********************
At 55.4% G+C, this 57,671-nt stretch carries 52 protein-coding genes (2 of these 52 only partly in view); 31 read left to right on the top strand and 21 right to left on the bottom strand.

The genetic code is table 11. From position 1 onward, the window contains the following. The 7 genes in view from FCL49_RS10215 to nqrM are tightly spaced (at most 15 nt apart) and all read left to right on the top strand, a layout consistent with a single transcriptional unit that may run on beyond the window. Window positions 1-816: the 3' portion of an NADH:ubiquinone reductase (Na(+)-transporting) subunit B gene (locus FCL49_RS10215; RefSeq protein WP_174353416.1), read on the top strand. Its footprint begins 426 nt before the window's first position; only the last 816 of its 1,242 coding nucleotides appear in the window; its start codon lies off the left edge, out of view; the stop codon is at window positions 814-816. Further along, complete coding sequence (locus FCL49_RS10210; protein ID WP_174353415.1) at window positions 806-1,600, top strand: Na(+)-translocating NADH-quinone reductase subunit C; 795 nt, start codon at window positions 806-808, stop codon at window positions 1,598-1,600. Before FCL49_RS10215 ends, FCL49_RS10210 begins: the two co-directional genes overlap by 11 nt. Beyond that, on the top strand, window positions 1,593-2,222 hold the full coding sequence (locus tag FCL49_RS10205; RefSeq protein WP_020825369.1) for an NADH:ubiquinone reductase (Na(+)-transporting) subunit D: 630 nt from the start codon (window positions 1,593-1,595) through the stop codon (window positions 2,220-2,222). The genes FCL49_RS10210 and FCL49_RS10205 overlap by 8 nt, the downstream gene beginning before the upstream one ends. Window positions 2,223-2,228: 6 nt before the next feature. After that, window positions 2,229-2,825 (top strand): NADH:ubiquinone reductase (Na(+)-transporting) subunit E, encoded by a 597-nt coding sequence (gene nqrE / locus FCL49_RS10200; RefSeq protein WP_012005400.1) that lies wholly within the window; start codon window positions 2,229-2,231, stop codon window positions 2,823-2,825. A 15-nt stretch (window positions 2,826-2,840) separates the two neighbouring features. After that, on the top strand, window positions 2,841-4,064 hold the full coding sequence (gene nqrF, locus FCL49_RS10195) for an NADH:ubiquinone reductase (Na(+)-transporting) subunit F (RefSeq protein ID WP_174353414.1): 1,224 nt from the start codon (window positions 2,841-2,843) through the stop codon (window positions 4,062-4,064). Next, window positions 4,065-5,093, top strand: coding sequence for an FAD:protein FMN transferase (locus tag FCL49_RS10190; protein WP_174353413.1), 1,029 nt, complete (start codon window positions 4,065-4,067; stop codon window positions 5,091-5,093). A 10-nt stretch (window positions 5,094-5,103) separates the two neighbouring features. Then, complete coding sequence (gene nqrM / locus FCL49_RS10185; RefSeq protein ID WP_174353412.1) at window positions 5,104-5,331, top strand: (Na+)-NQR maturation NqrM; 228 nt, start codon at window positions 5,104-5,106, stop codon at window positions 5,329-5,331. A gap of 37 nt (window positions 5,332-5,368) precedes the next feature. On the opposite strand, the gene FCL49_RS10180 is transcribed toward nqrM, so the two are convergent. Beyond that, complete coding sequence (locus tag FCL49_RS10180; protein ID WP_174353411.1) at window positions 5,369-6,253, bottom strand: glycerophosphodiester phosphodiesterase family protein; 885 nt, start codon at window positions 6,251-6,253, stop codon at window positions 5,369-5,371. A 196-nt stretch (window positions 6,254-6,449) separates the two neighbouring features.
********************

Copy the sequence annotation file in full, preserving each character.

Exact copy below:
At 55.4% G+C, this 57,671-nt stretch carries 52 protein-coding genes (2 of these 52 only partly in view); 31 read left to right on the top strand and 21 right to left on the bottom strand.

The genetic code is table 11. From position 1 onward, the window contains the following. The 7 genes in view from FCL49_RS10215 to nqrM are tightly spaced (at most 15 nt apart) and all read left to right on the top strand, a layout consistent with a single transcriptional unit that may run on beyond the window. Window positions 1-816: the 3' portion of an NADH:ubiquinone reductase (Na(+)-transporting) subunit B gene (locus FCL49_RS10215; RefSeq protein WP_174353416.1), read on the top strand. Its footprint begins 426 nt before the window's first position; only the last 816 of its 1,242 coding nucleotides appear in the window; its start codon lies off the left edge, out of view; the stop codon is at window positions 814-816. Further along, complete coding sequence (locus FCL49_RS10210; protein ID WP_174353415.1) at window positions 806-1,600, top strand: Na(+)-translocating NADH-quinone reductase subunit C; 795 nt, start codon at window positions 806-808, stop codon at window positions 1,598-1,600. Before FCL49_RS10215 ends, FCL49_RS10210 begins: the two co-directional genes overlap by 11 nt. Beyond that, on the top strand, window positions 1,593-2,222 hold the full coding sequence (locus tag FCL49_RS10205; RefSeq protein WP_020825369.1) for an NADH:ubiquinone reductase (Na(+)-transporting) subunit D: 630 nt from the start codon (window positions 1,593-1,595) through the stop codon (window positions 2,220-2,222). The genes FCL49_RS10210 and FCL49_RS10205 overlap by 8 nt, the downstream gene beginning before the upstream one ends. Window positions 2,223-2,228: 6 nt before the next feature. After that, window positions 2,229-2,825 (top strand): NADH:ubiquinone reductase (Na(+)-transporting) subunit E, encoded by a 597-nt coding sequence (gene nqrE / locus FCL49_RS10200; RefSeq protein WP_012005400.1) that lies wholly within the window; start codon window positions 2,229-2,231, stop codon window positions 2,823-2,825. A 15-nt stretch (window positions 2,826-2,840) separates the two neighbouring features. After that, on the top strand, window positions 2,841-4,064 hold the full coding sequence (gene nqrF, locus FCL49_RS10195) for an NADH:ubiquinone reductase (Na(+)-transporting) subunit F (RefSeq protein ID WP_174353414.1): 1,224 nt from the start codon (window positions 2,841-2,843) through the stop codon (window positions 4,062-4,064). Next, window positions 4,065-5,093, top strand: coding sequence for an FAD:protein FMN transferase (locus tag FCL49_RS10190; protein WP_174353413.1), 1,029 nt, complete (start codon window positions 4,065-4,067; stop codon window positions 5,091-5,093). A 10-nt stretch (window positions 5,094-5,103) separates the two neighbouring features. Then, complete coding sequence (gene nqrM / locus FCL49_RS10185; RefSeq protein ID WP_174353412.1) at window positions 5,104-5,331, top strand: (Na+)-NQR maturation NqrM; 228 nt, start codon at window positions 5,104-5,106, stop codon at window positions 5,329-5,331. A gap of 37 nt (window positions 5,332-5,368) precedes the next feature. On the opposite strand, the gene FCL49_RS10180 is transcribed toward nqrM, so the two are convergent. Beyond that, complete coding sequence (locus tag FCL49_RS10180; protein ID WP_174353411.1) at window positions 5,369-6,253, bottom strand: glycerophosphodiester phosphodiesterase family protein; 885 nt, start codon at window positions 6,251-6,253, stop codon at window positions 5,369-5,371. A 196-nt stretch (window positions 6,254-6,449) separates the two neighbouring features.